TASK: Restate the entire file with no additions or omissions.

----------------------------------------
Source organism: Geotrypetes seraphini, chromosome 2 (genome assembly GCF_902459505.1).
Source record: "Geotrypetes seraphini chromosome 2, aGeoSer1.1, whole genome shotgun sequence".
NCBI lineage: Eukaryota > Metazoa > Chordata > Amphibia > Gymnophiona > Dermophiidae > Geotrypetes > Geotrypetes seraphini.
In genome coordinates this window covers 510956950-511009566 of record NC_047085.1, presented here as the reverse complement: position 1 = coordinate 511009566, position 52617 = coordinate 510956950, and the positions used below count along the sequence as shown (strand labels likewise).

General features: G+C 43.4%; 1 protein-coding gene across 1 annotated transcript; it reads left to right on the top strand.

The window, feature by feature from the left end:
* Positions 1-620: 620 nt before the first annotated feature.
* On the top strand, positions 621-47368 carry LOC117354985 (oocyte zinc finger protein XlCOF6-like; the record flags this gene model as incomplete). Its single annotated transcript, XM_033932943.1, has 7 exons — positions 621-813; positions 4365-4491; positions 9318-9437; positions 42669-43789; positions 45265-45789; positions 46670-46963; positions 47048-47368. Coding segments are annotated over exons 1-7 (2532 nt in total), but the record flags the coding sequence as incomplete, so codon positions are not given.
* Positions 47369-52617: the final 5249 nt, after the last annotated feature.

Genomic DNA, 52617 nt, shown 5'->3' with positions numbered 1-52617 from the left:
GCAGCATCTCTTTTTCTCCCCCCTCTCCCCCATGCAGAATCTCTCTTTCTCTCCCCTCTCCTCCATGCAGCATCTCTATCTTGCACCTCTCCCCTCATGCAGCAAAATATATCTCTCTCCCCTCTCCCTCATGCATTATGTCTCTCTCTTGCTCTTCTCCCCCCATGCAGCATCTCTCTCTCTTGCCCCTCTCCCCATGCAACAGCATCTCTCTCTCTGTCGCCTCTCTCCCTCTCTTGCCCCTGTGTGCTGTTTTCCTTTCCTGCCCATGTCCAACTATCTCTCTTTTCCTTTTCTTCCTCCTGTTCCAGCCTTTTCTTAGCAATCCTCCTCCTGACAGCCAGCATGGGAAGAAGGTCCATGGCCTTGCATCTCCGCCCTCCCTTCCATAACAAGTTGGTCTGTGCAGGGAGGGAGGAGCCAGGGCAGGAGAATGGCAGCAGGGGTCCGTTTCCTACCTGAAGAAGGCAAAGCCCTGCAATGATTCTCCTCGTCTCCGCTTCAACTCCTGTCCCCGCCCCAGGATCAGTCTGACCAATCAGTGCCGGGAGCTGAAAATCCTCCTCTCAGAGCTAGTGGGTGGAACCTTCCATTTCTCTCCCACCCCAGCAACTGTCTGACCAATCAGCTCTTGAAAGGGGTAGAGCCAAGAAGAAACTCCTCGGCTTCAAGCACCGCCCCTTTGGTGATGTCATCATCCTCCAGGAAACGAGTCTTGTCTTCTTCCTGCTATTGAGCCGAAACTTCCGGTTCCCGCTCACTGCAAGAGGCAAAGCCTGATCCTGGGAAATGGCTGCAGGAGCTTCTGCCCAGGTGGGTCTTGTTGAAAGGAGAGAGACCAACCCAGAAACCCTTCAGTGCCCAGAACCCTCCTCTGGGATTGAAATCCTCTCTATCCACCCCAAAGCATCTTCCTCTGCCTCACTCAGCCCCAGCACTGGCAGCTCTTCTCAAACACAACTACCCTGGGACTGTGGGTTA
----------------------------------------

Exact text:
Source organism: Geotrypetes seraphini, chromosome 2 (genome assembly GCF_902459505.1).
Source record: "Geotrypetes seraphini chromosome 2, aGeoSer1.1, whole genome shotgun sequence".
NCBI lineage: Eukaryota > Metazoa > Chordata > Amphibia > Gymnophiona > Dermophiidae > Geotrypetes > Geotrypetes seraphini.
In genome coordinates this window covers 510956950-511009566 of record NC_047085.1, presented here as the reverse complement: position 1 = coordinate 511009566, position 52617 = coordinate 510956950, and the positions used below count along the sequence as shown (strand labels likewise).

General features: G+C 43.4%; 1 protein-coding gene across 1 annotated transcript; it reads left to right on the top strand.

The window, feature by feature from the left end:
* Positions 1-620: 620 nt before the first annotated feature.
* On the top strand, positions 621-47368 carry LOC117354985 (oocyte zinc finger protein XlCOF6-like; the record flags this gene model as incomplete). Its single annotated transcript, XM_033932943.1, has 7 exons — positions 621-813; positions 4365-4491; positions 9318-9437; positions 42669-43789; positions 45265-45789; positions 46670-46963; positions 47048-47368. Coding segments are annotated over exons 1-7 (2532 nt in total), but the record flags the coding sequence as incomplete, so codon positions are not given.
* Positions 47369-52617: the final 5249 nt, after the last annotated feature.

Genomic DNA, 52617 nt, shown 5'->3' with positions numbered 1-52617 from the left:
GCAGCATCTCTTTTTCTCCCCCCTCTCCCCCATGCAGAATCTCTCTTTCTCTCCCCTCTCCTCCATGCAGCATCTCTATCTTGCACCTCTCCCCTCATGCAGCAAAATATATCTCTCTCCCCTCTCCCTCATGCATTATGTCTCTCTCTTGCTCTTCTCCCCCCATGCAGCATCTCTCTCTCTTGCCCCTCTCCCCATGCAACAGCATCTCTCTCTCTGTCGCCTCTCTCCCTCTCTTGCCCCTGTGTGCTGTTTTCCTTTCCTGCCCATGTCCAACTATCTCTCTTTTCCTTTTCTTCCTCCTGTTCCAGCCTTTTCTTAGCAATCCTCCTCCTGACAGCCAGCATGGGAAGAAGGTCCATGGCCTTGCATCTCCGCCCTCCCTTCCATAACAAGTTGGTCTGTGCAGGGAGGGAGGAGCCAGGGCAGGAGAATGGCAGCAGGGGTCCGTTTCCTACCTGAAGAAGGCAAAGCCCTGCAATGATTCTCCTCGTCTCCGCTTCAACTCCTGTCCCCGCCCCAGGATCAGTCTGACCAATCAGTGCCGGGAGCTGAAAATCCTCCTCTCAGAGCTAGTGGGTGGAACCTTCCATTTCTCTCCCACCCCAGCAACTGTCTGACCAATCAGCTCTTGAAAGGGGTAGAGCCAAGAAGAAACTCCTCGGCTTCAAGCACCGCCCCTTTGGTGATGTCATCATCCTCCAGGAAACGAGTCTTGTCTTCTTCCTGCTATTGAGCCGAAACTTCCGGTTCCCGCTCACTGCAAGAGGCAAAGCCTGATCCTGGGAAATGGCTGCAGGAGCTTCTGCCCAGGTGGGTCTTGTTGAAAGGAGAGAGACCAACCCAGAAACCCTTCAGTGCCCAGAACCCTCCTCTGGGATTGAAATCCTCTCTATCCACCCCAAAGCATCTTCCTCTGCCTCACTCAGCCCCAGCACTGGCAGCTCTTCTCAAACACAACTACCCTGGGACTGTGGGTTA